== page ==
Reprint of the Los Angeles
Times -- January 3, 1980
Onetime World's Fastest
Human, Wykoff, 70, Dies
By Shav Glick
Times Staff Writer
ALHAMBRA - Frank Wykoff,
first man to run 100 yards in 9.4 seconds and a gold medal
winner in three Olympic Games
died Tuesday night
of emphysema at La Vina Hospital in Altadena.
Wykoff, 70, who lived in
Alhambra, was hospitalized earlier Tuesday. He was able to
fulfill on of his last wishes, watching USC play Ohio
State in the Rose Bowl game on television. At
Glendale High in 1928, Wykoff won the National AAU 100
meters and the U. S. Olympic
trials in the 100.
He won four
100-meter races in the trials in one day and equaled
the world record in three of them.
finished fourth at Amsterdam, but won a gold medal as
a member of the 400 meter relay team.
In 1930 he set the world
100-yard record of 9.4. It stood until 1949,
when Mel Patton ran 9.3.
Wykoff went to USC and was
on of its great athletes of the 1930's.
In 1932, as a senior,
he was hampered by injuries but
managed to make the Olympic team again on the sprint relay
team, where he was anchor man and
won a second gold medal. Four years later, in a
remarkable comeback after
retiring from competition, Wykoff, at age 26, made his
third Olympic team in the 100 meters.
He finished fourth to Jesse Owens at
Berlin and ran on his third winning relay team.
The quartet of Wykoff, Owens, Ralph
Metcalfe and Foy Draper set a world record.
At USC Wykoff was dubbed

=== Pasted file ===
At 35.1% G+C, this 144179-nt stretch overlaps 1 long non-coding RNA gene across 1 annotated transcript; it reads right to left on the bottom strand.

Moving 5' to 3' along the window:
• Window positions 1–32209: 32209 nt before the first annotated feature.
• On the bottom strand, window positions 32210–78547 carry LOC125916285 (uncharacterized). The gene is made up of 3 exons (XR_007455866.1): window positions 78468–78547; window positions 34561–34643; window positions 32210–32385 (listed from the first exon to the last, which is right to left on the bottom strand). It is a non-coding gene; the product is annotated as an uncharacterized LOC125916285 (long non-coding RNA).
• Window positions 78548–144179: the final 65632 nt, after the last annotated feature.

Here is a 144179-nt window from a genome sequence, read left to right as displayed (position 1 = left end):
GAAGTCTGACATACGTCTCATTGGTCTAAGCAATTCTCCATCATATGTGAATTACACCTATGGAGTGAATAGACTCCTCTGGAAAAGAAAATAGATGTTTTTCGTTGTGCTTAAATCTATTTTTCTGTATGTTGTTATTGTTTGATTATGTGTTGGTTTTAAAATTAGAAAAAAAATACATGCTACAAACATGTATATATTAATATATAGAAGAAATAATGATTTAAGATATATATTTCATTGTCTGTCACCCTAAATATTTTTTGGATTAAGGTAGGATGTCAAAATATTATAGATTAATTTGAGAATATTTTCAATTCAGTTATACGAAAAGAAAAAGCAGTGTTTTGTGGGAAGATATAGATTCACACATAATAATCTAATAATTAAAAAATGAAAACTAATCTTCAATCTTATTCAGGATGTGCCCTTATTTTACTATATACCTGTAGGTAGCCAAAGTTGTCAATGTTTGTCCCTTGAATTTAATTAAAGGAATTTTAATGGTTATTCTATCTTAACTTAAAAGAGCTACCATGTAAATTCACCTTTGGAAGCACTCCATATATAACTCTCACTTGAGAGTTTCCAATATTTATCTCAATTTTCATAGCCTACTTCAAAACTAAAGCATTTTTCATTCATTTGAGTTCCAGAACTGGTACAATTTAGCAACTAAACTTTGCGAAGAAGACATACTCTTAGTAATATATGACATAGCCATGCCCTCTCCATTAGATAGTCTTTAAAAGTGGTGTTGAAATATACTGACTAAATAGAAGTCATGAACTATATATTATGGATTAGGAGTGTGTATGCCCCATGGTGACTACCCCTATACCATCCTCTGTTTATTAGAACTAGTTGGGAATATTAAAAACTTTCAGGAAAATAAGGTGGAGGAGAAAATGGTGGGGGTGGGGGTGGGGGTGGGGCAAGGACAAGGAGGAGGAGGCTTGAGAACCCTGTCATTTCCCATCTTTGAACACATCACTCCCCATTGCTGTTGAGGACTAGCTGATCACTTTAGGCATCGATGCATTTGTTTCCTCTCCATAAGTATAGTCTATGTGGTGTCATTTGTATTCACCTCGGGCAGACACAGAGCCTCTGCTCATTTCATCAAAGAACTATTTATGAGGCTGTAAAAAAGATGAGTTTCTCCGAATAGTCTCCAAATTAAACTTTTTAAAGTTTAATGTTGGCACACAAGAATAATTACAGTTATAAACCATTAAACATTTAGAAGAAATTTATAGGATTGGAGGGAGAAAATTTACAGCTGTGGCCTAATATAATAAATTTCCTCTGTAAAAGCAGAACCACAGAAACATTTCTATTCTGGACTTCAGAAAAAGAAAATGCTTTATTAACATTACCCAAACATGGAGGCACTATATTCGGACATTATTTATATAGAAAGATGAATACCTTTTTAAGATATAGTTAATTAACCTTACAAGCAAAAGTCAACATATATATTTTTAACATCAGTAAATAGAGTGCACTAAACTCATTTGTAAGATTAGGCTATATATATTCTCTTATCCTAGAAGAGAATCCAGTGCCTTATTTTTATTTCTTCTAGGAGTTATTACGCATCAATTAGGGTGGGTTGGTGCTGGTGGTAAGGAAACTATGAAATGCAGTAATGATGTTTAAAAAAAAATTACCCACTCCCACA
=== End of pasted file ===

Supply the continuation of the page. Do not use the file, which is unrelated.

the World's Fastest Human. He won the
NCAA 100 In 1930 and 1931 and the
National AAU 100 In1931. As
a junior at Glendale High in 1927 Wykoff first came
to national prominence by winning the
National Junior AAU 100.
Following his graduation
from USC in 1932 Wykoff earned a master's degree in 1936
and became a teacher and administrator. He was
superintendent of schools at Carpinteria for 14 years
until 1950, when he was named administrator of special
schools for Los Angeles County dealing with juvenile
delinquents. He held that position until retiring in
During his administrative
years, Wykoff spoke at many organizations about the
importance of sportsmanship in youth.
"A foot race is much the
same as the race of life," Wykoff often said,
"You can make of it what you wish -- if you're willing
to pay the price of hard training."
A slogan of Wykoff's,
"Clean Speech, Clean Sport, Clean Scholarship, Clean
Life," was adopted by the YMCA in 1938.
Services are Friday at 2:30
p.m. at the Hillside Chapel at Rose Hills in Whittier.
He is survived by his wife, Ethel Mae Wykoff, a son,
David, of Downey; a daughter, Marjorie De Young of Ventura
and six grandchildren.
Other pages in this web
Frank C. Wykoff
Other pages at
FrankWykoff.com - Beyond The Cinder path
USA Track & Field Hall of
E-Mail concerning Frank Wykoff
Monday, 5-24-04 -- 10:38 PM
Carpinteria High School Hall of Fame
Mr. Joe Cantrell wrote:
saw your Frank Wykoff webpage referenced from a
Track & Field News message board. You might be
interested to know
that Mr. Wykoff is also in
the Carpinteria High School Athletic Hall of Fame
for his impact in our community, in particular the
part he played in maintaining and promoting the
Russell Cup track meet -- the oldest annual high
school meet in California. Also, we have some
video tape here at Carpinteria High that was
transferred from an old 16 mm silent film of the
Russell Cup meeting in either 1937 or 1938 (no one
seems quite certain which year). If I recall
correctly there is a brief sequence of tape
showing Mr. Wykoff at the meet. You have a
wonderfully historic website of both personal and
Thanks and best wishes.
Joe Cantrell, teacher/coach, Carpinteria High
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